Advice is great, but it can help to see how it’s actually working out for someone and learn from their experience. It just might give you the extra push to put some of our tips into action. So, we asked BetterSaver staffer Rupak to give us the lowdown on how he maintains his frugal lifestyle.
This isn’t financial advice. It’s what works for Rupak. Just because it works for him doesn’t mean it will work for you. Everyone has their own specific situation and circumstances.
When Rupak first moved to New Zealand he only had $1000 in his bank account. With a whole lot of saving, budgeting and investing, Rupak has built his way into financial stability. Sure it took him 10 years, but he’s done it!
Rupak is now married, owns a home and has a baby on the way. When the baby comes along, they will be living on one income. We asked him to share how he makes it all work financially.
Here are 3 ways Rupak sorts out his finances
- Make extra mortgage repayments
- Cut back on expenses
- Investing instead of just saving
1. Extra Mortgage Repayments
First up, Rupak says the mortgage takes priority.
“I pay more than the minimum on mortgage repayments. If I have surplus money, I make extra payments. This means later on, when I go to the bank and set new terms and rates, I can pay less. The current low interest rates help as more of my payments go towards principal rather than interest.”
Rupak is right. Paying extra to your mortgage is a great strategy to enhance your financial well-being. Even relatively small increases in your mortgage repayments can take years off of your loan and save you thousands of dollars in monthly payments. The earlier in your loan you start making extra payments, the greater the benefits in long-term money savings. Use an extra mortgage repayment calculator to see just how much of a difference extra payments can make.
2. Cutting back on expenses
Next Rupak focuses on where he can save.
“My wife and I make a plan for cutting back on expenses, and we stick to it. OK, most of the time! There are three main areas that we do this.
“We share one car and I cycle to work whenever I can. I figure this saves about $2500 in vehicle expenses every year.
“I eat cheap - my standard lunch is a can of tuna and rice. It’s about $3.50 to $5.00 per meal. I could eat even cheaper, but the convenience of this lunch means it doesn’t take a lot of my time to prepare or plan for, and it’s nutritionally balanced.“The third area is clothing. We buy good, quality pieces that last longer. I maintain a capsule wardrobe with essentials.”
Rupak’s strategy focuses on three areas that can make a big impact on saving: transportation, food and clothing. Cutting expenses in these areas not only saves money but has additional benefits.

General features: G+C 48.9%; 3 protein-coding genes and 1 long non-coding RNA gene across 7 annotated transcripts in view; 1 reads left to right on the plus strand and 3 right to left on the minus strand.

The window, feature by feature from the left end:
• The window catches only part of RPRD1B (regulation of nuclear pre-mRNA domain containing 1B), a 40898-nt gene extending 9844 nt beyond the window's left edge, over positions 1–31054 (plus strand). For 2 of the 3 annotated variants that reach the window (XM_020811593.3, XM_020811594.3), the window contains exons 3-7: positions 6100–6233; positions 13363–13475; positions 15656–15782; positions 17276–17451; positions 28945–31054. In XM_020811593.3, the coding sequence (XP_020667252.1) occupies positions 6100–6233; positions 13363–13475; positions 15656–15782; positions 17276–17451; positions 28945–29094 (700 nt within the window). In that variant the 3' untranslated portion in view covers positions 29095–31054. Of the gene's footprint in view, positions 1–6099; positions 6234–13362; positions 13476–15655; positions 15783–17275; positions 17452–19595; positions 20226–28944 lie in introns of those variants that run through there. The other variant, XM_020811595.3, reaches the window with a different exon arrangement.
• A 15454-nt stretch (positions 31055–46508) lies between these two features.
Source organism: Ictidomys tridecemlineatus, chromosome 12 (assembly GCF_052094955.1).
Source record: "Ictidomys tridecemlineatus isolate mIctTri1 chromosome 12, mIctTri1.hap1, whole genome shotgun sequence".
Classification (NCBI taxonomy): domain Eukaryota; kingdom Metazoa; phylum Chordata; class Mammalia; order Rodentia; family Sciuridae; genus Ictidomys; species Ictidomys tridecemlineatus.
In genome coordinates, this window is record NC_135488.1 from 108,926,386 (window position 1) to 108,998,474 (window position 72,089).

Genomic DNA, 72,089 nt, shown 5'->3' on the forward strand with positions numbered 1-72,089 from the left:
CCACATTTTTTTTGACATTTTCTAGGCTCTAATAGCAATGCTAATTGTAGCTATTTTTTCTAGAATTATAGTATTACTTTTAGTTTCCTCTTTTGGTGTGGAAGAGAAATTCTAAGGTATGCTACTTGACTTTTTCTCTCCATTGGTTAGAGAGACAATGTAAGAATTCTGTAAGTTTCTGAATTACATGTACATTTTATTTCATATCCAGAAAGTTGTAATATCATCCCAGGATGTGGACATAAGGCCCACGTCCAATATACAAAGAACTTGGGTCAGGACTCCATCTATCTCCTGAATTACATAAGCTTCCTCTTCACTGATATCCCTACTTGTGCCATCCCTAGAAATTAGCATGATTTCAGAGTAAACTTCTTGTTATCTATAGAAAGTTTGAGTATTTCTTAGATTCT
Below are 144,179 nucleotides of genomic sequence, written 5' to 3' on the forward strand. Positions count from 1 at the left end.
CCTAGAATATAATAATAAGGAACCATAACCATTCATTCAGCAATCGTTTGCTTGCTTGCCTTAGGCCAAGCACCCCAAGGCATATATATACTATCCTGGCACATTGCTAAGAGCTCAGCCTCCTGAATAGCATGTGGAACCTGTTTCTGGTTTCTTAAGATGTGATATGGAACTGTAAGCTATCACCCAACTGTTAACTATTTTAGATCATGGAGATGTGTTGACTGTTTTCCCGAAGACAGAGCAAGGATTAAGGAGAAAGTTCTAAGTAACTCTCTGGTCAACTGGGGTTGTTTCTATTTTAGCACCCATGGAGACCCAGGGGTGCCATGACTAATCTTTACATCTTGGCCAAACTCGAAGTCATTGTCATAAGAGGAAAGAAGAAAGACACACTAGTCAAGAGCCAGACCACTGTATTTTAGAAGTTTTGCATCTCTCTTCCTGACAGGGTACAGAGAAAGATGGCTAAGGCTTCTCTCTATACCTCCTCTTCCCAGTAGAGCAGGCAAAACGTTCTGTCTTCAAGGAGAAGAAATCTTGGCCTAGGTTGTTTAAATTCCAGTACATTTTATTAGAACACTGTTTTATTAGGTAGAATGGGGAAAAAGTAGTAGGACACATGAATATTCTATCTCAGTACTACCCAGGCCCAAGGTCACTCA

Cycling to work is cost-effective while also providing a bit of exercise and time to transition out of work mode before getting home. Packing your own lunch instead of getting takeaways adds up to big savings and can help you to eat healthier. And a capsule wardrobe that contains basic essentials that can be mixed and matched for any occasion and across seasons stops impulse shopping, keeps clothing purchases to a budget, and eliminates that eternal question of what to wear. It’s like a luxury version of Steve Jobs’ turtlenecks.
3. Investing instead of just saving
Before they got married, Rupak and his wife discussed their finances. It turned out that, like a lot of people, they had different views on saving and investing. Rupak wanted to invest most of their finances, while his wife was more comfortable with a savings account because it felt less risky. They came to a compromise on a strategy they were both comfortable with.
They put their money into separate personal investment accounts with diversified portfolios. They each invest the same amount of money, but each one chooses where to invest. That way, they both have input on how their money is invested and can choose their own comfortable risk levels. Plus, it makes it a bit of a competition to see whose investments perform better!
Rupak’s top tip?
“My top tip is to compromise when discussing finances with your partner.”
Right on, Rupak. And the earlier you have the money talk, the better. A recent study showed that money was a leading cause of divorce, second only to infidelity. Over 40% of Gen Xers say their divorce was due to money issues.
Get your finances sorted
What works for Rupak won’t work for everyone, and like we said, this isn’t financial advice. But we hope it gives you a little inspiration to put some savings tips into action in your own life.
If you’re struggling to save, we’re here to help. Getting your KiwiSaver sorted is the simplest way to start a regular saving habit, and because the money is invested on your behalf, your funds can grow substantially before you use them to buy a home or retire. We’ll help you look at your personal situation to decide which fund is best for you and how much you need to regularly contribute to meet your goals.
Our financial advisors are real humans who give you transparent explanations when it comes to your financial strategy. Try our fund finder quiz, or send us your questions or comments. We are here to help!